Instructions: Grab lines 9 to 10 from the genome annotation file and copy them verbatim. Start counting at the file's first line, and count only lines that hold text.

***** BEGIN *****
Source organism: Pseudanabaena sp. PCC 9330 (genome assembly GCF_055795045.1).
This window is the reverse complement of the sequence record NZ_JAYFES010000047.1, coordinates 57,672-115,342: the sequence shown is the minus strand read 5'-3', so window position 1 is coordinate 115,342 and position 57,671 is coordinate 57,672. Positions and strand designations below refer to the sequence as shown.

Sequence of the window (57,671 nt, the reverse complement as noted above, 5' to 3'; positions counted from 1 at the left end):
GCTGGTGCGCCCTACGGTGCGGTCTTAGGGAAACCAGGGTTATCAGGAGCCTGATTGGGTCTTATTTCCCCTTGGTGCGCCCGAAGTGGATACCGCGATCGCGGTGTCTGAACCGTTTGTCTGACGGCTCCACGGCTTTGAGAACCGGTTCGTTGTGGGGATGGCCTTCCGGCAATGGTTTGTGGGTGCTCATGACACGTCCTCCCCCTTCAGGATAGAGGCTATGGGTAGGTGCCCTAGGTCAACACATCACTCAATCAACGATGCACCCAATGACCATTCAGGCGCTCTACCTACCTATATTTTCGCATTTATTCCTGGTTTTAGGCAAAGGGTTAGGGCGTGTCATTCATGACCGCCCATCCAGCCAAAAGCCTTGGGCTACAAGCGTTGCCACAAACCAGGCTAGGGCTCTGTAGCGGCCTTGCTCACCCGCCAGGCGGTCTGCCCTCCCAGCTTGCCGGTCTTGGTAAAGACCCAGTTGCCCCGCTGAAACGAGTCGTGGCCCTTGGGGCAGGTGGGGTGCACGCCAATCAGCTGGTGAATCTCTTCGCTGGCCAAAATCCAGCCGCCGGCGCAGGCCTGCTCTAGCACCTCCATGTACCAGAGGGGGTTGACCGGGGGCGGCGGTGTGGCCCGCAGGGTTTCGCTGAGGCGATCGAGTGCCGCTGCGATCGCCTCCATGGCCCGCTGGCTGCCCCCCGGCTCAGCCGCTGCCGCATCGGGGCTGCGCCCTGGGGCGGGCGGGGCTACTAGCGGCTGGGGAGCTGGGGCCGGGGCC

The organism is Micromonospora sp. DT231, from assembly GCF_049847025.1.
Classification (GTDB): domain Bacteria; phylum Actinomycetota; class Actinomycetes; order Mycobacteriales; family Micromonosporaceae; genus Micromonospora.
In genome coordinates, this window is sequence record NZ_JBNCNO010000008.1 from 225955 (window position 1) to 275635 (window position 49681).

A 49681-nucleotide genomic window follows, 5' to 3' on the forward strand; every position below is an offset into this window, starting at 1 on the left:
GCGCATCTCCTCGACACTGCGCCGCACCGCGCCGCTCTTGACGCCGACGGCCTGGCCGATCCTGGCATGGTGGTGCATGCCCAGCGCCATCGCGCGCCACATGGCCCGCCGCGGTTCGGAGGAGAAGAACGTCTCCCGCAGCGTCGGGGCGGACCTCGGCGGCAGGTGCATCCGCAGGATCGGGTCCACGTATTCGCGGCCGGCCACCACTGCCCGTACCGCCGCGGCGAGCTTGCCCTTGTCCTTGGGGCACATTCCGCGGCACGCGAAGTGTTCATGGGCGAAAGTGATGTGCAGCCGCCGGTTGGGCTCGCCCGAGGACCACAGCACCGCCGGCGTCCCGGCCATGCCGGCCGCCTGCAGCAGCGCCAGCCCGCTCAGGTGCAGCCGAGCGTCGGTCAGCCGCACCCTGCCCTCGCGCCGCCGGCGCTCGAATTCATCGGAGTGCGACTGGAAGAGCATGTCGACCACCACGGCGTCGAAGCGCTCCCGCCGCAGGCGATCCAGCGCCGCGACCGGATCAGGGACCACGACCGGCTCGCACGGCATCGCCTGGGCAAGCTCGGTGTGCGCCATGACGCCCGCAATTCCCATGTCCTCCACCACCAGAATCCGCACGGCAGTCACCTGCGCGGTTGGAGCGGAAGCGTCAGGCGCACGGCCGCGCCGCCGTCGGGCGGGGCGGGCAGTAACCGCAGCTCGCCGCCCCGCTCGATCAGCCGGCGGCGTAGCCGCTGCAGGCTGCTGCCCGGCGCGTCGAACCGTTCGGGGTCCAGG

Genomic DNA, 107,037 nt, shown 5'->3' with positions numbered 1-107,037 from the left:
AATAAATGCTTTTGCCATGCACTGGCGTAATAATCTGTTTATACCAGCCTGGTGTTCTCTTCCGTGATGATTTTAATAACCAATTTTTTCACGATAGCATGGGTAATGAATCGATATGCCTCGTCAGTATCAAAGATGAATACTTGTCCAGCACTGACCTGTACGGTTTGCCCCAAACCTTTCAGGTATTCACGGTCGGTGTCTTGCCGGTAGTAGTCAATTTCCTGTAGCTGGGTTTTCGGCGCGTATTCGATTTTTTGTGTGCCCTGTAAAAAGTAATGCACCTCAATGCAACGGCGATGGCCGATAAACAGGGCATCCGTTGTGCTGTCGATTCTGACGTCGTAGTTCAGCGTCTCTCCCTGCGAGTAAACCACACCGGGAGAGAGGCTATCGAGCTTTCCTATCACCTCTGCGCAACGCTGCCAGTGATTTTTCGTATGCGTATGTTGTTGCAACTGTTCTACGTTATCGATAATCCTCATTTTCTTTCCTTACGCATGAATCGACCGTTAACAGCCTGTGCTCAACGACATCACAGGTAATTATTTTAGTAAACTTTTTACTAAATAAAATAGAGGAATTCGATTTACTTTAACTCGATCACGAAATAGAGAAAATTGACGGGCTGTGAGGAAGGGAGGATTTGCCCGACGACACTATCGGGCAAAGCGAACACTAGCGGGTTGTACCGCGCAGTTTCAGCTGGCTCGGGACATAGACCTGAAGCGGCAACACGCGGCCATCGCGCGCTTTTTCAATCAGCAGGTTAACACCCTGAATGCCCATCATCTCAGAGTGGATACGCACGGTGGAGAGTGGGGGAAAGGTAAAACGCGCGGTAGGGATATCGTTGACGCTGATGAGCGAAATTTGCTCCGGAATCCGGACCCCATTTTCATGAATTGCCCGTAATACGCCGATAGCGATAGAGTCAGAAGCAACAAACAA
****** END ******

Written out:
GCGCATCTCCTCGACACTGCGCCGCACCGCGCCGCTCTTGACGCCGACGGCCTGGCCGATCCTGGCATGGTGGTGCATGCCCAGCGCCATCGCGCGCCACATGGCCCGCCGCGGTTCGGAGGAGAAGAACGTCTCCCGCAGCGTCGGGGCGGACCTCGGCGGCAGGTGCATCCGCAGGATCGGGTCCACGTATTCGCGGCCGGCCACCACTGCCCGTACCGCCGCGGCGAGCTTGCCCTTGTCCTTGGGGCACATTCCGCGGCACGCGAAGTGTTCATGGGCGAAAGTGATGTGCAGCCGCCGGTTGGGCTCGCCCGAGGACCACAGCACCGCCGGCGTCCCGGCCATGCCGGCCGCCTGCAGCAGCGCCAGCCCGCTCAGGTGCAGCCGAGCGTCGGTCAGCCGCACCCTGCCCTCGCGCCGCCGGCGCTCGAATTCATCGGAGTGCGACTGGAAGAGCATGTCGACCACCACGGCGTCGAAGCGCTCCCGCCGCAGGCGATCCAGCGCCGCGACCGGATCAGGGACCACGACCGGCTCGCACGGCATCGCCTGGGCAAGCTCGGTGTGCGCCATGACGCCCGCAATTCCCATGTCCTCCACCACCAGAATCCGCACGGCAGTCACCTGCGCGGTTGGAGCGGAAGCGTCAGGCGCACGGCCGCGCCGCCGTCGGGCGGGGCGGGCAGTAACCGCAGCTCGCCGCCCCGCTCGATCAGCCGGCGGCGTAGCCGCTGCAGGCTGCTGCCCGGCGCGTCGAACCGTTCGGGGTCCAGG

Genomic DNA, 107,037 nt, shown 5'->3' with positions numbered 1-107,037 from the left: